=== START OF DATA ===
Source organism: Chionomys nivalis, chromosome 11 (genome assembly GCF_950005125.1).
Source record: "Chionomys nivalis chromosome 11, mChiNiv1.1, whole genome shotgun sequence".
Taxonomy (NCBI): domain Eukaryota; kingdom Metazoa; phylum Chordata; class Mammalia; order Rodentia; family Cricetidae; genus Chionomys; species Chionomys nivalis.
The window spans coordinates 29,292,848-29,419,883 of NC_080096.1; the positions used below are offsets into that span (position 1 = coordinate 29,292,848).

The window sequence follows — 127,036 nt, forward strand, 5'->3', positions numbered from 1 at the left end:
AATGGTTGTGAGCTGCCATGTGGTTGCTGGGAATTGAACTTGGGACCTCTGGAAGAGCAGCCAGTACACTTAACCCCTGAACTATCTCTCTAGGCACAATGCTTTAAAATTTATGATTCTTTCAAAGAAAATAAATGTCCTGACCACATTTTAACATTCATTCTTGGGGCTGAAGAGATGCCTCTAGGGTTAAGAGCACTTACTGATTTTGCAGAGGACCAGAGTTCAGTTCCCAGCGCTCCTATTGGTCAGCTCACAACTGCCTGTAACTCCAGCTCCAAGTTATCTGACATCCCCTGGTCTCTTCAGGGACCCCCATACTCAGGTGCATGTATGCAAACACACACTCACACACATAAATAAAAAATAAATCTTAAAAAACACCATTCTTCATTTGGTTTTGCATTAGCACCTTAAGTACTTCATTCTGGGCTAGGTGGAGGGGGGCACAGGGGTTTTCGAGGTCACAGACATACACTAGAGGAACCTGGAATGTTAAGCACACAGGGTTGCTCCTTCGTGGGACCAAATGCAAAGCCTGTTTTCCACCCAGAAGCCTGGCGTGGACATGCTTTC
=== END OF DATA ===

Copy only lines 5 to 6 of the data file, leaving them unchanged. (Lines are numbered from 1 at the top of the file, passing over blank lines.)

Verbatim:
The window sequence follows — 127,036 nt, forward strand, 5'->3', positions numbered from 1 at the left end:
AATGGTTGTGAGCTGCCATGTGGTTGCTGGGAATTGAACTTGGGACCTCTGGAAGAGCAGCCAGTACACTTAACCCCTGAACTATCTCTCTAGGCACAATGCTTTAAAATTTATGATTCTTTCAAAGAAAATAAATGTCCTGACCACATTTTAACATTCATTCTTGGGGCTGAAGAGATGCCTCTAGGGTTAAGAGCACTTACTGATTTTGCAGAGGACCAGAGTTCAGTTCCCAGCGCTCCTATTGGTCAGCTCACAACTGCCTGTAACTCCAGCTCCAAGTTATCTGACATCCCCTGGTCTCTTCAGGGACCCCCATACTCAGGTGCATGTATGCAAACACACACTCACACACATAAATAAAAAATAAATCTTAAAAAACACCATTCTTCATTTGGTTTTGCATTAGCACCTTAAGTACTTCATTCTGGGCTAGGTGGAGGGGGGCACAGGGGTTTTCGAGGTCACAGACATACACTAGAGGAACCTGGAATGTTAAGCACACAGGGTTGCTCCTTCGTGGGACCAAATGCAAAGCCTGTTTTCCACCCAGAAGCCTGGCGTGGACATGCTTTC